All periods in history have their idiosyncrasies, stylized to the individual, the mojo of the moment, the then-current trends, the arts, the music, whether there are wars or economic difficulties or actual progress of the species. If we live long enough to take the local and the express through several eras, it’s especially interesting to recall some in our own past.

For example, I was in an ordinary restaurant the other day, ordinary because they don’t let me in fancy ones for lack of palate, and I asked for water. It came in a tumbler with a straw added from the waitress’ apron. If I were in that same eatery say in 1948, my father would have asked for my water, and a fellow with a pitcher and a white towel hung over his arm would have begun pouring, first near the lip of the glass, then raising the pitcher about 12 inches as he filled the tumbler in an up-and-down option, full stream never missing the glass. Pretty cool, whether showing off for the six year old or just post-war restaurant style.

In 1955, you might have found a teenager with rolled-up cuffs on her jeans in a hallway closet, on a telephone with her boyfriend, her legs halfway up the wall as her head rested on the floor, on her ponytail. Her brother would be outside, nudging her. No smartphone clued to hand, 24/7.

(I knew a fellow  who took calls for his home-run business from a phone atop a radio console in the living room. Cigarette in one hand, phone in the other, he leaned on the radio and crossed his legs for support. A stylized 1960s on-telephone-before-cellphone action. It sure fit the character of the man.)

In the 1970s we had a bookish reporter at the original Journal-News in downtown Nyack, N.Y., who could not write his town board story until he had two donuts, a coffee and a glass of water. He laid out the bakery supply and the liquid all in a row, and as he began to organize his notes, he took a bite out of donut #1, then from #2, then a sip of coffee followed by a bit of water. He did this until he was finished with everything, and then he wrote his piece. Left us to report for a wrestling magazine. His idiosyncratic approach was for himself, not an era, though newspapers attract odd balls — like another reporter who had to sit in his car covered by a blanket to think things through before he could put a story to bed.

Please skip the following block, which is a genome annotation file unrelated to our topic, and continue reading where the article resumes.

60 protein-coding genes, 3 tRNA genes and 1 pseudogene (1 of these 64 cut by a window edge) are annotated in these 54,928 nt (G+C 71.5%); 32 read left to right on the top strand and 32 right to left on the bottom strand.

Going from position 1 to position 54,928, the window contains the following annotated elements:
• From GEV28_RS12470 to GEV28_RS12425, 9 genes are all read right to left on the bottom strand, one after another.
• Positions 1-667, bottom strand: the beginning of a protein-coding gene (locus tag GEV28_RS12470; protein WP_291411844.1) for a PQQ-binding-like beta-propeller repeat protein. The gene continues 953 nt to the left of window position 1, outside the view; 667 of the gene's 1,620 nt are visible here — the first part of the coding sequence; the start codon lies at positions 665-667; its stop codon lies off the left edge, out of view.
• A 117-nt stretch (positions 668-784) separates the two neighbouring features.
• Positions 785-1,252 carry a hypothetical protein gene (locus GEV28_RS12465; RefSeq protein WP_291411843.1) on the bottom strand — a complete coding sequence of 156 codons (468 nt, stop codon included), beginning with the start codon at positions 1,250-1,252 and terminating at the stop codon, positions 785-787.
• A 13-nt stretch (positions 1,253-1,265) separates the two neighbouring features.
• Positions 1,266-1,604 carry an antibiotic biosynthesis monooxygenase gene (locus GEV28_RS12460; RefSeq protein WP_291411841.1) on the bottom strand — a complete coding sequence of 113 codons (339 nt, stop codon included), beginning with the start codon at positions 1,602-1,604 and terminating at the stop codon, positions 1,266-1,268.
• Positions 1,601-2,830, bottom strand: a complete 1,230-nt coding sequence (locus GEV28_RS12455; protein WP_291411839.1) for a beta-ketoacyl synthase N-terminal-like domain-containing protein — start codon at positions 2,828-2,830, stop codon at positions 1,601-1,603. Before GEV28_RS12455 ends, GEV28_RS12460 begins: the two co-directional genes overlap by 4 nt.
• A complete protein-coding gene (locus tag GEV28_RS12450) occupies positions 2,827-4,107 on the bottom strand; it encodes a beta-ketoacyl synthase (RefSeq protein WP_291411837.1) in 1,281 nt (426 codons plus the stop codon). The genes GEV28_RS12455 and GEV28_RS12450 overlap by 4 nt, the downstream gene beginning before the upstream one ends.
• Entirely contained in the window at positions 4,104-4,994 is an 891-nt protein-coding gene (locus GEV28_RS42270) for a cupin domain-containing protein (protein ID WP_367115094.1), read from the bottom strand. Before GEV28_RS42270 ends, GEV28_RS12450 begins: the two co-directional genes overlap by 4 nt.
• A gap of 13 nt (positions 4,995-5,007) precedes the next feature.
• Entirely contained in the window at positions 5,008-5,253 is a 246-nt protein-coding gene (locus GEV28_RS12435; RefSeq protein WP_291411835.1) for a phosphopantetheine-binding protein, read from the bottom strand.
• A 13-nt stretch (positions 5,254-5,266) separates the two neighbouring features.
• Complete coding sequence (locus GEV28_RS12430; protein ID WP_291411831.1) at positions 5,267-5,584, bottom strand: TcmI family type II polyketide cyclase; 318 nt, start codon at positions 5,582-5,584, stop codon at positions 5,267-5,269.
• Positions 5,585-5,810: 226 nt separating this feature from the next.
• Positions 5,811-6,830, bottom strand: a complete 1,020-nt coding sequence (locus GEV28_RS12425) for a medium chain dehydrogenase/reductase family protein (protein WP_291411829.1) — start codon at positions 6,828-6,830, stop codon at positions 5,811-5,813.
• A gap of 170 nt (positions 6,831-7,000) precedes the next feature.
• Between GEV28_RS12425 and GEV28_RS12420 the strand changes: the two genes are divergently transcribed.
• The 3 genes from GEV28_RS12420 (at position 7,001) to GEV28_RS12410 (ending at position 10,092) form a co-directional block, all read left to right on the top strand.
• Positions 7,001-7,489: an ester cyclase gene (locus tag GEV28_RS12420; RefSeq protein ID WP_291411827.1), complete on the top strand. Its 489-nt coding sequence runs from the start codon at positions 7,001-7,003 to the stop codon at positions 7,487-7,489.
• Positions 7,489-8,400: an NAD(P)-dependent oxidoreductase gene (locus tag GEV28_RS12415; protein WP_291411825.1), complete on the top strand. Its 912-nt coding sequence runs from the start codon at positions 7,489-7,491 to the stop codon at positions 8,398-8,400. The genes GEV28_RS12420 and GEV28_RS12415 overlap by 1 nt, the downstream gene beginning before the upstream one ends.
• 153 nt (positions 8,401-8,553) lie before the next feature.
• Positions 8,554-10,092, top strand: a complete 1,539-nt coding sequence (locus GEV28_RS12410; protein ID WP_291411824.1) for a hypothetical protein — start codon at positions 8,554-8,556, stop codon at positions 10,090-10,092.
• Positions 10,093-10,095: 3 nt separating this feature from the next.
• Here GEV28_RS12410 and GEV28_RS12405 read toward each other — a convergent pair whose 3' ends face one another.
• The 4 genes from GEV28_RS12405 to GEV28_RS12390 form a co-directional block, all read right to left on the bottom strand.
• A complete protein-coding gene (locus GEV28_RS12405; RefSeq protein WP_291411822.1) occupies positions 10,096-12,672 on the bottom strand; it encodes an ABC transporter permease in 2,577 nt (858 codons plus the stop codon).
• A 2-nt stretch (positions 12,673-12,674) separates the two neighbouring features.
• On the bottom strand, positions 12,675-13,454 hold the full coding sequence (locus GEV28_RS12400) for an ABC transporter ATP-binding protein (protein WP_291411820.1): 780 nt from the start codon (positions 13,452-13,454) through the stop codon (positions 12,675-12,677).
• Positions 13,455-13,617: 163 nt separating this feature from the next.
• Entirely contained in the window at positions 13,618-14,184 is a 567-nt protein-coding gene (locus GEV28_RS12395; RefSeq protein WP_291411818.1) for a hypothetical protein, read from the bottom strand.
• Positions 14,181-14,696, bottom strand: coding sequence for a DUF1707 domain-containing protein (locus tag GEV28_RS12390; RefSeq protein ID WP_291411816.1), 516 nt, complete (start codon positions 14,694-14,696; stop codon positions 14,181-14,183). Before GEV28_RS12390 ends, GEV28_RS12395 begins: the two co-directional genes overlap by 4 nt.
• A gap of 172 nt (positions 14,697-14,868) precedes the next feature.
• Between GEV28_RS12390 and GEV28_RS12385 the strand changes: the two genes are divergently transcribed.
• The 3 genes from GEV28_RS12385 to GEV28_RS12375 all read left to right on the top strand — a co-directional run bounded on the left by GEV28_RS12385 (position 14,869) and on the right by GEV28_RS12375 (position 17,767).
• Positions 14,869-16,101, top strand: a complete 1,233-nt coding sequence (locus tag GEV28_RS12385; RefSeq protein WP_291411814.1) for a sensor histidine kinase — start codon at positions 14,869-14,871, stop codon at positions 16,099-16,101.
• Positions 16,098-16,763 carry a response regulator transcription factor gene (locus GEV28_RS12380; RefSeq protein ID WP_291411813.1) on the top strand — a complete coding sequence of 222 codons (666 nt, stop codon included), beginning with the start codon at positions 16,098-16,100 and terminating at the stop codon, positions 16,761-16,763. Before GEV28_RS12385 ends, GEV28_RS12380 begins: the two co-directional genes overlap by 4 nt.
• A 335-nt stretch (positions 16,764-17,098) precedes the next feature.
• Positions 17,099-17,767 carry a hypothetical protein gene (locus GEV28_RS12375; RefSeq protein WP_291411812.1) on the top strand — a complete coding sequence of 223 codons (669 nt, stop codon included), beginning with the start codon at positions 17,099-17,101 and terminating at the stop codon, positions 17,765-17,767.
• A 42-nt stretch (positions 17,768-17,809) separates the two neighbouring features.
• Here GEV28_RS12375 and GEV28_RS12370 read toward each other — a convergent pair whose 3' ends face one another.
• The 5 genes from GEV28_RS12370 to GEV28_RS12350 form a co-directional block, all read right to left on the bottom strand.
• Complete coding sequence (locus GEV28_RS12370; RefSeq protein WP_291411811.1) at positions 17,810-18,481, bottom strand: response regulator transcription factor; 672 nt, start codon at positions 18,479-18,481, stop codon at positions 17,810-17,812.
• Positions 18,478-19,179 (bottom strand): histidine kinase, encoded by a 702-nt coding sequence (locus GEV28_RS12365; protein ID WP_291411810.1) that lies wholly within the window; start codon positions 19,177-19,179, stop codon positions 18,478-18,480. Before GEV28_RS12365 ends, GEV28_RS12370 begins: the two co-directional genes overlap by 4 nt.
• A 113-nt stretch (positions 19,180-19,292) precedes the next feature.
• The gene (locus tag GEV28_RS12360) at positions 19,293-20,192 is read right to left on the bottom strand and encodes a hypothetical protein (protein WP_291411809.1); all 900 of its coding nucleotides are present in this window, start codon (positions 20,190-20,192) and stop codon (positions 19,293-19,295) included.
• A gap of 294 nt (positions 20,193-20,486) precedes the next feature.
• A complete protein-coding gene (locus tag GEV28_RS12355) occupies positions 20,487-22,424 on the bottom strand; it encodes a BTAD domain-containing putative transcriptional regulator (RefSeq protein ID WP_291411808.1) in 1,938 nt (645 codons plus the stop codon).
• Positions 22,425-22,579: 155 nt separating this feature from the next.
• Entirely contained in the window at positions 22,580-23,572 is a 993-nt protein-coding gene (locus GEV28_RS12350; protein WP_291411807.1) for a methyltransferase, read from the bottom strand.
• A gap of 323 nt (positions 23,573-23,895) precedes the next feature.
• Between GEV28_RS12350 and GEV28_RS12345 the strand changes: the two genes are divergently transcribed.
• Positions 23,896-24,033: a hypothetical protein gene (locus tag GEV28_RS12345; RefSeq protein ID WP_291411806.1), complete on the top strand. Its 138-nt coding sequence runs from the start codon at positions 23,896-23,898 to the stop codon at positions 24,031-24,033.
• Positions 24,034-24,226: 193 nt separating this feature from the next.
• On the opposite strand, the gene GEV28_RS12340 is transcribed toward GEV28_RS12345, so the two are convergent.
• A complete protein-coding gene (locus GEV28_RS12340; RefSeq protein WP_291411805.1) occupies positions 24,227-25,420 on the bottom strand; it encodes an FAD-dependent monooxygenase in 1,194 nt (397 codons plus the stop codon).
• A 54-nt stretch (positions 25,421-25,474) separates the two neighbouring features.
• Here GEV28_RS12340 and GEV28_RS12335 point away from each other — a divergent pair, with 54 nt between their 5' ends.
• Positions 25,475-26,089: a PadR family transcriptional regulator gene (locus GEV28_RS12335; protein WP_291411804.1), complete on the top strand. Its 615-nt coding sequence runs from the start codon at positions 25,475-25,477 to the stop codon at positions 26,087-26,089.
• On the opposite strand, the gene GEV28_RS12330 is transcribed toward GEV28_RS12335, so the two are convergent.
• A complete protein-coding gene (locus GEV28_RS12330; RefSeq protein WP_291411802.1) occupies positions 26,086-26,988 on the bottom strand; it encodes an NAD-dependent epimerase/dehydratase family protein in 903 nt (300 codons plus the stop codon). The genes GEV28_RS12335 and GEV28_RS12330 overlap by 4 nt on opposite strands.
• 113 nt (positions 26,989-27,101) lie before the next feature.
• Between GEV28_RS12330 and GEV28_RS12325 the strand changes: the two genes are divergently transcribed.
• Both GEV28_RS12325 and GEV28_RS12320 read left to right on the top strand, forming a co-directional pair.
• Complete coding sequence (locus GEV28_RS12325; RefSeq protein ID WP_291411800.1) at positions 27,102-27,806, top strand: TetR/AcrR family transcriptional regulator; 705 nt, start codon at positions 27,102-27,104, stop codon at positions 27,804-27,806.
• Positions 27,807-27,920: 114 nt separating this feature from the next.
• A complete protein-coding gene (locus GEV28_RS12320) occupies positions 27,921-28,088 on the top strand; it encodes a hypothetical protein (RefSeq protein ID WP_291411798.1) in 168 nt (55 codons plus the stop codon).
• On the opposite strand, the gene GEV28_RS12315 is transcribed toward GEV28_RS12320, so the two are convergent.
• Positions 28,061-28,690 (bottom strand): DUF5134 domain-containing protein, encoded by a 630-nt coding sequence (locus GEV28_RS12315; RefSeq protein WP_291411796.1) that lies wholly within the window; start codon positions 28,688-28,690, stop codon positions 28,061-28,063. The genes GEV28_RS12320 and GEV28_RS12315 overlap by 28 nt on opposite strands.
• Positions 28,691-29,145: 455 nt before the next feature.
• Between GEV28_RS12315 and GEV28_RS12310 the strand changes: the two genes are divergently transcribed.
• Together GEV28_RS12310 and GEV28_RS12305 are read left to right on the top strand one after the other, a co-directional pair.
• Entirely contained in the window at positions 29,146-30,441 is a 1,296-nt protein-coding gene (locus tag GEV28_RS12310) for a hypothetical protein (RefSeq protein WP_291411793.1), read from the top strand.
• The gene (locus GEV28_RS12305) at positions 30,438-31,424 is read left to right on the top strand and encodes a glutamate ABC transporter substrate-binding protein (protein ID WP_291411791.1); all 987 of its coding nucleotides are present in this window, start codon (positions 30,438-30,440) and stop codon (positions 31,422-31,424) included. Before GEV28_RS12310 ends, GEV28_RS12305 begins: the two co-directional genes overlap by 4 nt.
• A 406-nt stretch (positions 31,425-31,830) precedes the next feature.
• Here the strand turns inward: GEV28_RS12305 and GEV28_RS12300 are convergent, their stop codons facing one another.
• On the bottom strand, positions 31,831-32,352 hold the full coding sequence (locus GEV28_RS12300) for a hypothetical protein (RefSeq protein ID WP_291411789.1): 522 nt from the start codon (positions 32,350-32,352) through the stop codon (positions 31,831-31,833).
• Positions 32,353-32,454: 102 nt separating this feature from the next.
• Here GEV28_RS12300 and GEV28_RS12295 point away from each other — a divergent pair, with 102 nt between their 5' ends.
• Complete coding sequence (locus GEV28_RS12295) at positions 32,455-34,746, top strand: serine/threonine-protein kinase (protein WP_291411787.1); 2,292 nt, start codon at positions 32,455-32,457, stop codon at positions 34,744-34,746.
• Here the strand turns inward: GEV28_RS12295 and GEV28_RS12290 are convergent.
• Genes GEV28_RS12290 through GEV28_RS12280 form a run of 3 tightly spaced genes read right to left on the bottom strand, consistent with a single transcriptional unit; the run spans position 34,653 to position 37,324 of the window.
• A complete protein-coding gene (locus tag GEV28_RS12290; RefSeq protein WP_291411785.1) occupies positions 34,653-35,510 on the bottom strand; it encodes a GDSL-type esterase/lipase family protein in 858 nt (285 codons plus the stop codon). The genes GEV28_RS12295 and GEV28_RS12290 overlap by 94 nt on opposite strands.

We also employed a lady scribe who went on to become president of a national press association, who came in at 2 one morning to drop off copy. Fine, we could edit, place it in a page and make deadline. But her delivery was unusual: She was in a frilly nightgown and quite-fluffy slippers, and she said she had to run because her boyfriend was waiting. Uh-huh. I never said a word. It was usual to expect the unusual at 53 Hudson Ave.

If any of us look back at any time or place or individual in our lives, or if we peer at today’s generation, we will see idiosyncrasies — stylized behavior — that gives us a laugh or at least makes the reflection interesting in the continually passing scene.

The writer is a retired newspaperman who can be reached via ahgunther@hotmail.com